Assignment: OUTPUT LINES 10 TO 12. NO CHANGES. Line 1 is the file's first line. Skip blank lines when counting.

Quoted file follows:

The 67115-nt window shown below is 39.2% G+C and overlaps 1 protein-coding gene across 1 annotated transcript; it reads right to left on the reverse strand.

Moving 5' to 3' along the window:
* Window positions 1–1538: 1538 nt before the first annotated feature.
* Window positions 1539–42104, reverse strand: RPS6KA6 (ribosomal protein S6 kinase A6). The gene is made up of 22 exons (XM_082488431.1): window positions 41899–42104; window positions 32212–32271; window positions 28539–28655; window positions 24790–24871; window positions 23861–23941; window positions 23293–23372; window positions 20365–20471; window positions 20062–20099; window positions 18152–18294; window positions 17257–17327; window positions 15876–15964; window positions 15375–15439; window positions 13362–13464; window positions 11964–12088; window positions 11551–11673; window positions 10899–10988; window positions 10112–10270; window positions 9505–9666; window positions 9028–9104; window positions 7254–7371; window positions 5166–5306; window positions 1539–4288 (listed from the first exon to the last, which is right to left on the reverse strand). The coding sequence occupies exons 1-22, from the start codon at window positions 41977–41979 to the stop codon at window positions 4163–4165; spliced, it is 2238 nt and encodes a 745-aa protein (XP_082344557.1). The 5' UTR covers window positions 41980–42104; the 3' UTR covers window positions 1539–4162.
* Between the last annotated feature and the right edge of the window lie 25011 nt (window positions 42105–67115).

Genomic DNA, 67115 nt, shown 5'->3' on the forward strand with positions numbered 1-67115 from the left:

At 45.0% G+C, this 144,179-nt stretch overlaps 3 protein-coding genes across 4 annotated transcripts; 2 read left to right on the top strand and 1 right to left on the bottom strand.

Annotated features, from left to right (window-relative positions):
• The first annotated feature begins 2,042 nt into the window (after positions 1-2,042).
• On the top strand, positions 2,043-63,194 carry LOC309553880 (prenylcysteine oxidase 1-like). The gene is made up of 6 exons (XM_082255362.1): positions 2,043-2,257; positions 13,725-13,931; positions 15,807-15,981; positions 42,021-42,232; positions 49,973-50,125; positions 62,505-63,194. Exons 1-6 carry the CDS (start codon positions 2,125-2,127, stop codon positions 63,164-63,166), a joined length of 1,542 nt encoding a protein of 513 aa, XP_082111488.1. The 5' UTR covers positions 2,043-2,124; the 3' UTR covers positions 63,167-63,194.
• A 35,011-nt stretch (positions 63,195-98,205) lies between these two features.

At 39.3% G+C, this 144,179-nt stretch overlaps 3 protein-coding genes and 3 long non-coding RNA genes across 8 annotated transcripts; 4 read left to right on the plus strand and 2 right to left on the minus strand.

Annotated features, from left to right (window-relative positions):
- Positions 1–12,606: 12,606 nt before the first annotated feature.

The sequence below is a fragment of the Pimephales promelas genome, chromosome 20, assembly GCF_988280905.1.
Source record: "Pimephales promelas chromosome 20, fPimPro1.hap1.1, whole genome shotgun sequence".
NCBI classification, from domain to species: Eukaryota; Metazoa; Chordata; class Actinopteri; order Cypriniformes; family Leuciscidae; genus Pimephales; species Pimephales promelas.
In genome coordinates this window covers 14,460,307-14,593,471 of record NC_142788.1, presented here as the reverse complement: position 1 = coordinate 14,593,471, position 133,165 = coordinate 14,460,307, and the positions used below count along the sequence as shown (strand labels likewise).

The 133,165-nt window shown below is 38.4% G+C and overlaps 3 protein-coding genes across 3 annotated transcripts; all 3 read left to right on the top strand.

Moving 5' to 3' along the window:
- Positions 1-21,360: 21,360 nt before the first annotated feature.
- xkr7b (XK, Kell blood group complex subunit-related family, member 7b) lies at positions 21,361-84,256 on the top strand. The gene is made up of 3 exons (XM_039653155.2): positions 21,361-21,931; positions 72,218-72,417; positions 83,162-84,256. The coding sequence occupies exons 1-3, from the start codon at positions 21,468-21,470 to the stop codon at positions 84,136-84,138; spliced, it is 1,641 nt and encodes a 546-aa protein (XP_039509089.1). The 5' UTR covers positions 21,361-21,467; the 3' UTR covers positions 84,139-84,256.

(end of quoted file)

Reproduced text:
• On the top strand, positions 2,043-63,194 carry LOC309553880 (prenylcysteine oxidase 1-like). The gene is made up of 6 exons (XM_082255362.1): positions 2,043-2,257; positions 13,725-13,931; positions 15,807-15,981; positions 42,021-42,232; positions 49,973-50,125; positions 62,505-63,194. Exons 1-6 carry the CDS (start codon positions 2,125-2,127, stop codon positions 63,164-63,166), a joined length of 1,542 nt encoding a protein of 513 aa, XP_082111488.1. The 5' UTR covers positions 2,043-2,124; the 3' UTR covers positions 63,167-63,194.
• A 35,011-nt stretch (positions 63,195-98,205) lies between these two features.

At 39.3% G+C, this 144,179-nt stretch overlaps 3 protein-coding genes and 3 long non-coding RNA genes across 8 annotated transcripts; 4 read left to right on the plus strand and 2 right to left on the minus strand.